...if I'm ploughing a lone furrow by strapping my children into child car seats.
"The law says that all children up to 135cm tall (around 4'5"), or the age of 12, whichever comes first, in the front or rear seats in cars, vans and other goods vehicles must travel in the correct child restraint for their weight with very few exceptions." (Think! Road Safety website).
Recently we discovered that H8 is in fact four feet five inches tall and therefore can now travel without a seat. We mostly do use it though, because we've paid for it, she's still comfortable in it, it keeps the little bugger still and the sides stop her rolling about when I go round corners on two wheels (joking!).
It has nice little cup holders for hiding sweetie wrappers, shells, pebbles and other such treasure and it raises her up just enough so she can see out of the windows better and into the front where she can make critical comments about the standard of my driving and establish if I really do know a) where we are; b) where we are going, c) whether we are doing this properly or not (H: "How do you know Mummy?" Me: "Because I've been on this planet for 43 years." H remains unconvinced that I know anything about anything, least of all driving and navigating. I can't wait until it's her turn to learn and I'm teaching her... anyway, I digress.)
R6 is not yet tall enough to travel without a booster seat (according to the law) and would very much like to, if only for the novelty. She, like her big sister, remains strapped in under threat of attention from the police if she doesn't. B works at police HQ so we have lots of ammunition should either of them object. It's the law, the police say so, no argument.
Car seats or booster seats are not expensive. The ones for older kids are simple and quick to fit (I'm excluding baby seats from this - that's a whole other ball game). They're cheap (our spare was £3 from Lidl) so why don't parents want to use them? When I'm out and about I see so many kids not strapped in at all or just using a normal seatbelt, usually strapped in such a way as to bisect the child's neck. I have seen children sitting on adults' laps, belt across the pair (if you stop suddenly, the adult squashes the child).
Surely all children are precious to their parents so why is it such a pain to strap them in?
Perhaps I'm sensitive and over cautious, but I did once write about a news story about a child who was critically injured flying through the windscreen when his father had a crash, so you can't blame me. In that case the father was "tricking" the police by strapping the seatbelts across the seats, but then sitting on top of them. This, apparently, saves the bother of using seatbelts but looks to the police as if you are wearing them. Of course the police wouldn't want you to actually wear the seat belt. Of course they enjoy scraping you and your nearest and dearest off the bonnets of your cars and picking bits of glass out of your head.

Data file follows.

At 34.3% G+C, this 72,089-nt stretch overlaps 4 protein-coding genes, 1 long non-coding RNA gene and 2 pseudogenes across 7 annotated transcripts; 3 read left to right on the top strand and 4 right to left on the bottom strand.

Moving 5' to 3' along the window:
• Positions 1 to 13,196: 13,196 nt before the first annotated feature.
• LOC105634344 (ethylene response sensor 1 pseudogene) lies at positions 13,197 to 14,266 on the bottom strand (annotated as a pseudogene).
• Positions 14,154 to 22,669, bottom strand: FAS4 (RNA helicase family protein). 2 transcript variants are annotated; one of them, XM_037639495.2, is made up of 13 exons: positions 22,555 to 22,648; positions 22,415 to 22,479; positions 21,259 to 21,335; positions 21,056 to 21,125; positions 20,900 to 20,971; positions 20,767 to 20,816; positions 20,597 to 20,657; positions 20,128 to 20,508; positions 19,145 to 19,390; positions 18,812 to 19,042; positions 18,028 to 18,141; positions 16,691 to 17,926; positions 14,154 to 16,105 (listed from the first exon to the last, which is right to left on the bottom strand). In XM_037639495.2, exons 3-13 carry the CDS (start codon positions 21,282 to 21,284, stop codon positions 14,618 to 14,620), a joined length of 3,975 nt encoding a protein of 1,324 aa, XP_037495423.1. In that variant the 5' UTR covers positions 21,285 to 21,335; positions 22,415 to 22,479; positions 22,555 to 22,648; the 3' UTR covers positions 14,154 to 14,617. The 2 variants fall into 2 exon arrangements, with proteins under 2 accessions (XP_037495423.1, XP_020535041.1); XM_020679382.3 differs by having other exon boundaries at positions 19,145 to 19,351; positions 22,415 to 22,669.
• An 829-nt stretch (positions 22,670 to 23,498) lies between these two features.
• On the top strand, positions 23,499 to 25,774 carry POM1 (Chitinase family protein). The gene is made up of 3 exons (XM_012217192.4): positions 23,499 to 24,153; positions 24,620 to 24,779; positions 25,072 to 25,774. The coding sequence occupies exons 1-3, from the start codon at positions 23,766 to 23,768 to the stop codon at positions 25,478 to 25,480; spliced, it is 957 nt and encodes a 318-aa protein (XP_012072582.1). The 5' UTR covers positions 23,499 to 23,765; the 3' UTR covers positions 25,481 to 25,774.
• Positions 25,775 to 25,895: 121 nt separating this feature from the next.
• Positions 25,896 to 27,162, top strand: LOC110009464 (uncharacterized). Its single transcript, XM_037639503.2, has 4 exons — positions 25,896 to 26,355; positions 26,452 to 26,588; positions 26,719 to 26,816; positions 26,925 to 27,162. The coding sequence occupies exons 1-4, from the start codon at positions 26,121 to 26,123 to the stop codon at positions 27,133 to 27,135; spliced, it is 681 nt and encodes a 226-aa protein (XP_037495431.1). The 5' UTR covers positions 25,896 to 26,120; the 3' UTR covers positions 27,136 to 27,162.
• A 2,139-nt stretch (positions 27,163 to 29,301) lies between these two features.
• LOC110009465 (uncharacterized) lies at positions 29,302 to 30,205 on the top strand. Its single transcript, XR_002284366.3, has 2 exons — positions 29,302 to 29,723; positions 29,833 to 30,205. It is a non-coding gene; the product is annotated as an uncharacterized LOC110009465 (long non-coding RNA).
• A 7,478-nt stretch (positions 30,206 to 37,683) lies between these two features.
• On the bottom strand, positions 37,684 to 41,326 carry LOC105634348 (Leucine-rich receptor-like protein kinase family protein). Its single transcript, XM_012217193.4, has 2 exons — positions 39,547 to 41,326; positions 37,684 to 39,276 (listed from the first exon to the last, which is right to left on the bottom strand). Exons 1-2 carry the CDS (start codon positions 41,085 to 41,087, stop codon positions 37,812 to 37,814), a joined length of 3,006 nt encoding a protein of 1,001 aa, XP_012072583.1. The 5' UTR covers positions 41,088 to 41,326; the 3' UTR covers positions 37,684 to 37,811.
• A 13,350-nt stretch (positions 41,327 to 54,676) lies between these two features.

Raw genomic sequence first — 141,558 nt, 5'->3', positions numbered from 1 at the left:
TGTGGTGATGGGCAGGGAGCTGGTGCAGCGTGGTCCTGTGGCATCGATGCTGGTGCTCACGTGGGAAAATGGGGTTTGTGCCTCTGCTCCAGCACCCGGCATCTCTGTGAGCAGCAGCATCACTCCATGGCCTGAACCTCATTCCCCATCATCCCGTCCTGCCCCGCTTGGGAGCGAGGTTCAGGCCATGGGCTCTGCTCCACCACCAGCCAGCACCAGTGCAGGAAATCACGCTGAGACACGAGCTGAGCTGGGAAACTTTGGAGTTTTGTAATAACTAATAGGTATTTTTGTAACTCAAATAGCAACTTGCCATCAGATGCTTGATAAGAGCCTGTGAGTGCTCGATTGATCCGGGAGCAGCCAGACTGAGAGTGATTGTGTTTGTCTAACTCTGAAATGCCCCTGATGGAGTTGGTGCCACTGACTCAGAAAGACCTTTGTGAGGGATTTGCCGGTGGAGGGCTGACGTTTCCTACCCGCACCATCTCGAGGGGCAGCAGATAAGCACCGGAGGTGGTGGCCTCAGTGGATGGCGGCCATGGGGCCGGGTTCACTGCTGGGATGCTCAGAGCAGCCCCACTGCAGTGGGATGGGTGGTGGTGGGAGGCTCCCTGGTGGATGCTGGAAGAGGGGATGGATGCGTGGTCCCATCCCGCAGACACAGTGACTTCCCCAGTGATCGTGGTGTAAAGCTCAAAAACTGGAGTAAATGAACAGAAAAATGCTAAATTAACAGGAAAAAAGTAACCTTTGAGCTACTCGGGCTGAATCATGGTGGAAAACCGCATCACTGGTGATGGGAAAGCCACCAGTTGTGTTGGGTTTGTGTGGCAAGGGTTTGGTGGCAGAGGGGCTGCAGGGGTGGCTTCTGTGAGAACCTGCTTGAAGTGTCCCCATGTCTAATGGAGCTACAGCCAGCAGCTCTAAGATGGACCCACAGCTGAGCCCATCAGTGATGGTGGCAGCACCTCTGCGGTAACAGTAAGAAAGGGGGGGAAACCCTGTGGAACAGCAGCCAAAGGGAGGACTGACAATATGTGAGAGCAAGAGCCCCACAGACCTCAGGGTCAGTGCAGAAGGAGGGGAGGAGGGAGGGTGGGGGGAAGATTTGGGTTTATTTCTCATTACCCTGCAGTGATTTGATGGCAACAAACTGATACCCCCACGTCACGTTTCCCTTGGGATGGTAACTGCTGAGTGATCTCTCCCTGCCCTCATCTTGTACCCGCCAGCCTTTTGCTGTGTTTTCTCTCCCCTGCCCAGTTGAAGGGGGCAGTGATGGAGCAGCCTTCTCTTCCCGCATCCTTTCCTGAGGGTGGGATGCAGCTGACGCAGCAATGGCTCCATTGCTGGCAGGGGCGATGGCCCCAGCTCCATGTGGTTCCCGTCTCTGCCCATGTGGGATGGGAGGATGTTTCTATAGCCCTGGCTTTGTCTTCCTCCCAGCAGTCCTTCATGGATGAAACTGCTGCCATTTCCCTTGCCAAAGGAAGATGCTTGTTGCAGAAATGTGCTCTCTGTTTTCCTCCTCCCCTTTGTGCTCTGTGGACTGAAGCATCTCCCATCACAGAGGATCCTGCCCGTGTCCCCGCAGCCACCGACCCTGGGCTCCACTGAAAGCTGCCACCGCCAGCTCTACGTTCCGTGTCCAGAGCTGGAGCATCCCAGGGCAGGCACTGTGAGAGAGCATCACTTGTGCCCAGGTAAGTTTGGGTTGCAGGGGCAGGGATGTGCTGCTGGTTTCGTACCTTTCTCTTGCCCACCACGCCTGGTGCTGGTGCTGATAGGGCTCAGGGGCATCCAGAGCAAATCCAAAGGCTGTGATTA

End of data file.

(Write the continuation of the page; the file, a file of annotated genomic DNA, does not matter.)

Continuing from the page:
My mother was once told to fuck off by a woman at a petrol station who was travelling in the front of her car with her baby loose on her lap. Mum knew the woman would swear at her, but she couldn't let her drive off without saying something.
When I was a child booster seats had not been invented. We travelled loose and when we were very little and Mum had a Mini van (reg BOX something, so we used to call it the Minibox) there were no seats in the back, so we sat on the wheel arches. Better still was Dad's MGBGT which had a roll back roof. That was better because we could stand on the back seats, head and arms out of the top while he drove around the lanes of Pembrokeshire. There was much less traffic in those days, cars went slower, but people - including children - did get hurt and killed being thrown from cars because they were not strapped in. (The mother of one of my primary school contemporaries went through her car windscreen. She survived, but with horrendous scars.) That's why we had Clunk Click Every Trip. That's why recently there has been a campaign to strap in rear passengers (they discovered that seat belted drivers survived crashes happily until they were hit from behind by a loose passenger).
Yes, I am extra-sensitive to all of this after years as a local news reporter attending inquests, writing up police reports, going to sometimes quite awful court cases and interviewing the bereaved.
Tragedy happens all to often, but it can sometimes be avoided.
So my children, and their friends when they travel in my car, will always be strapped in as the law provides and possibly beyond. It's not rocket science and I want to keep them safe. Fortunately they have friends whose parents think the same, but I wonder what I would say or do if someone wanted to take my child in a car without a seatbelt (or in R6's case a booster seat too).